View profile

Polymathic Monthly - Issue #31: Trolley Problem, Biases and What Does Not Change.


Polymathic Monthly

January 27 · Issue #31 · View online

A curation of articles, tech, books and innovation strategy to enrich your career and personal lives.

In 2016 MIT Media Lab set out to determine how human beings would respond to the ‘Trolley Problem’. The ‘Trolley Problem’, as I was asked in my only ethics class in business school, asks ‘if you are the driver of a trolley with faulty brakes, whom would you choose to hit between the five unsuspecting workers directly on your path or you could turn the trolley and hit one unsuspecting worker?’. The answers to this question, and the possible variations, has become important as we deploy autonomous vehicles. Only Germany has come up with anything close to the ethical guidelines for this advancement.
Some two million people from two hundred countries responded to the survey, delivered in the form of the game Moral Machine. Results showed people would spare groups at the expense of individuals, women over men and older people over kids. All seemingly fair. But the results also shows respondents would spare ‘fit’ people over ‘fat’ people and ‘business executives’ (whatever that means) over homeless people.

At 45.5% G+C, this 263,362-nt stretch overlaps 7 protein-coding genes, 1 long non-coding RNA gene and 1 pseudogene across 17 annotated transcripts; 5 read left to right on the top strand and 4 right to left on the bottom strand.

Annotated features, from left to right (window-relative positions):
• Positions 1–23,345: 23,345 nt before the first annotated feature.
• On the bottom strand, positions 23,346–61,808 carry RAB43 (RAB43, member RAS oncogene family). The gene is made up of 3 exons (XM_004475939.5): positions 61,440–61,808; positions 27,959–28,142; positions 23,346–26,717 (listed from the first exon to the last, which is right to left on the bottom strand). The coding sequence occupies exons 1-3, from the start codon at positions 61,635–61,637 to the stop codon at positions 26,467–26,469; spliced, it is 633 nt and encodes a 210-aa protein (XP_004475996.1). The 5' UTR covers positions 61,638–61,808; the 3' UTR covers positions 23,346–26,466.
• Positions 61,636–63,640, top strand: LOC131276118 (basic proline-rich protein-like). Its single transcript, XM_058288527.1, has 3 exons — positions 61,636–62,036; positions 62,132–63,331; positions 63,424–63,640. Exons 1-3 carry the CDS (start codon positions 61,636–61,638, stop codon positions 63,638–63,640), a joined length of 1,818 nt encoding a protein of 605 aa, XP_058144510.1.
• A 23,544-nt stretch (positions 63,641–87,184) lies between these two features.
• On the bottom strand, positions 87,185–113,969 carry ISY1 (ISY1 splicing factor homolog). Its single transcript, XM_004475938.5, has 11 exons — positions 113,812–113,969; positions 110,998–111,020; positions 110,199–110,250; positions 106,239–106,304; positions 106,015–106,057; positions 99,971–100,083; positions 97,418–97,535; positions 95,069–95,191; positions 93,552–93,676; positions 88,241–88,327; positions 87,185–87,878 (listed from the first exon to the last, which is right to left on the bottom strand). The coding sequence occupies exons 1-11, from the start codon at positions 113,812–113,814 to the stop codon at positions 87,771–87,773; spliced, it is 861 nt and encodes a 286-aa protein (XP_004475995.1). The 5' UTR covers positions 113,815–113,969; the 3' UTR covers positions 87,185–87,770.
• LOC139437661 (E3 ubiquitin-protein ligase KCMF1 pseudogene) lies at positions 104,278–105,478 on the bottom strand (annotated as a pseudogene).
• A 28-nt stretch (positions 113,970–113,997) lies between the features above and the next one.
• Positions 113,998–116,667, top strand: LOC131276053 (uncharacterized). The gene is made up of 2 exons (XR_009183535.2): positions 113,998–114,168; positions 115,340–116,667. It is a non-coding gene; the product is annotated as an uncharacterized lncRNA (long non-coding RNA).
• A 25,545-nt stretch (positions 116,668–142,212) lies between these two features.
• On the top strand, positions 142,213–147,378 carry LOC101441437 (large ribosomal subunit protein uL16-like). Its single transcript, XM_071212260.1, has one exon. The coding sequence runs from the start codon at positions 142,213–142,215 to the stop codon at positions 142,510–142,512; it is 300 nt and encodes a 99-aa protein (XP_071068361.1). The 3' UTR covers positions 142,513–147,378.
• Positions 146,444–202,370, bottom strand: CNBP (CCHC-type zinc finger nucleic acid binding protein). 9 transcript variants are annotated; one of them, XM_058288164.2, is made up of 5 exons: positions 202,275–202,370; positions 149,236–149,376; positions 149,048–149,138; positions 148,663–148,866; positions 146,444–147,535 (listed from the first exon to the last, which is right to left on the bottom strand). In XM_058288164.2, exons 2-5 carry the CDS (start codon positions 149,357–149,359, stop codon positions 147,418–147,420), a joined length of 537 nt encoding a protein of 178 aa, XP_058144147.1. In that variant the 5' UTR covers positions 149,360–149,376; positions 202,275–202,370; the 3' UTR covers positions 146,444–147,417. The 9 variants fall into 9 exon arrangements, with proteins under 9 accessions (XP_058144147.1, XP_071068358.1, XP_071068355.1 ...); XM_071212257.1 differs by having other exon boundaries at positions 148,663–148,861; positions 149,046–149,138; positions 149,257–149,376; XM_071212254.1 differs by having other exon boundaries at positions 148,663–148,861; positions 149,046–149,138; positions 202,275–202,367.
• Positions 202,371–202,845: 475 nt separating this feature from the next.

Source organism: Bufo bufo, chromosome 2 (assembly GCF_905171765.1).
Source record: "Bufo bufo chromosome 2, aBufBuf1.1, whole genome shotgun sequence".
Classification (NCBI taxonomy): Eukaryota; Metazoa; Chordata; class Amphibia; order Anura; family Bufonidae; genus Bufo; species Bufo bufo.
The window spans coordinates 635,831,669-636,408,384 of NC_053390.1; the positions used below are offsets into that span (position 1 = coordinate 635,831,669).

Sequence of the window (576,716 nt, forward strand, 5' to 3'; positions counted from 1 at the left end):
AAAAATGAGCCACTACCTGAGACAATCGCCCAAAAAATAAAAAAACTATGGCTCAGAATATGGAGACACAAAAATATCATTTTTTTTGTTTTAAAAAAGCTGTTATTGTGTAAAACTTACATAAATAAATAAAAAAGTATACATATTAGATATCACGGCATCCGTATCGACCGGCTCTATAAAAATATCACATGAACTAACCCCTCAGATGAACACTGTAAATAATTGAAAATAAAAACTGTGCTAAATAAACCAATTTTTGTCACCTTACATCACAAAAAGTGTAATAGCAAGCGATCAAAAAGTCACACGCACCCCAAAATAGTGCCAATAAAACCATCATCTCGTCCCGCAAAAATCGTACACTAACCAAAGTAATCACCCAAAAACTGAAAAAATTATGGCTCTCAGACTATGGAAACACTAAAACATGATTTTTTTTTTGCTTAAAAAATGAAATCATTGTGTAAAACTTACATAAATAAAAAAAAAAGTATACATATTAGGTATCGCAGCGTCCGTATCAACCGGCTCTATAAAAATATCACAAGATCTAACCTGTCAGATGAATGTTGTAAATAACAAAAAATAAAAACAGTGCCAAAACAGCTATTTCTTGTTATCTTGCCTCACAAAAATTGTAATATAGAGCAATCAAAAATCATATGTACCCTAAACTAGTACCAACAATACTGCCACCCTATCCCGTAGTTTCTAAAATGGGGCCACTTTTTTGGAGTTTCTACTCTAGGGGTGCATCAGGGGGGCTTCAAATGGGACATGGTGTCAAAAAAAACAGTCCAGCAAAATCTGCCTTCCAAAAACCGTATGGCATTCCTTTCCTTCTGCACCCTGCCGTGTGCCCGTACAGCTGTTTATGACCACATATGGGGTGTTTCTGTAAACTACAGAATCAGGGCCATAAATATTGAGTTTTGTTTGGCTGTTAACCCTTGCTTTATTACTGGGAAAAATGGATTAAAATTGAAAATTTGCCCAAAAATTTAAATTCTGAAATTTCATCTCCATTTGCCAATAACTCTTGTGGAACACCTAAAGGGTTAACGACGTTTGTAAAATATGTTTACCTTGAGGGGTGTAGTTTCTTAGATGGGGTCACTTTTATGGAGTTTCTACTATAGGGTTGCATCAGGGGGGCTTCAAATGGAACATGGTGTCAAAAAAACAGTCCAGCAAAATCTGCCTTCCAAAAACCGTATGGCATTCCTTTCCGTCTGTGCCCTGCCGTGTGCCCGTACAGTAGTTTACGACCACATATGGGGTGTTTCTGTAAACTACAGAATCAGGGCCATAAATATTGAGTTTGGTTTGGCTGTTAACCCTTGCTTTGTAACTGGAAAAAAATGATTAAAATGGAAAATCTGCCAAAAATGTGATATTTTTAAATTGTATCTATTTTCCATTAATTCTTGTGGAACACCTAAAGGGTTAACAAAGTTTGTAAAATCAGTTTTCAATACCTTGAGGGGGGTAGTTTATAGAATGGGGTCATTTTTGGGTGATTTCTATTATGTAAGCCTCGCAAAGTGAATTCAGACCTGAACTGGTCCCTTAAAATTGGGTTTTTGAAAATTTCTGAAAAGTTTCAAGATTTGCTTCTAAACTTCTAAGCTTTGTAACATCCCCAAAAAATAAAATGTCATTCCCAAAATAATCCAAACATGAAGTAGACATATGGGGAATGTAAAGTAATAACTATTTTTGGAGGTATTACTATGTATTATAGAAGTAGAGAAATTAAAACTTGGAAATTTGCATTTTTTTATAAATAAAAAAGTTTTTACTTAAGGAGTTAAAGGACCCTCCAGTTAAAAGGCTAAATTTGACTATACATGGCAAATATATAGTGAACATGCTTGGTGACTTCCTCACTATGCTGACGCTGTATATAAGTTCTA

Here’s my worry; this research will become input into the algorithms and laws that govern autonomous vehicles because it’s the most comprehensive study out there in a world where we rely on ‘data’. But seventy percent of those who played Moral Machines were male college students and so the biases of a non-representative sample of the world will roll right along into the fabric of our new technology…unless we do something about it.
I’d love your perspectives on this…

The recommendations from the last few weeks of reading can be split into two buckets
  • Old books that predicted what today might look like to help figure out what might lie ahead. ‘Futurethink’ by Weiner and Brown provides a few thinking models, ‘Microtrends’ by Penn and Zalesne show that what is old is new and, ‘Small Data’ by Martin Lindstrom takes an anthropological approach to determining trends. You can throw in ‘Future Shock’ by Alvin Toffler, he covered a lot of the ideas that he modernized in those other books.
  • New fiction on masculinity, race and class; ‘How Are You Going To Save Yourself’ by JM Holmes and ‘A Lucky Man: Stories’ by Jamal Brinkley. Some of the stories made me uncomfortable when I read them a few weeks ago. It’s a sensation I still feel as I write this.
I can’t believe January ends in a few days! We’re plugging along with Varuna and the next few weeks will be pivotal. Thanks for the continued introductions, I’m working through them.
As usual, I’d love your book and article recommendations. I’d also appreciate if you shared Polymathic Monthly with one person. One. Yes, Just one.
Till the next issue, all the best!
Did you enjoy this issue?
In order to unsubscribe, click here.
If you were forwarded this newsletter and you like it, you can subscribe here.
Powered by Revue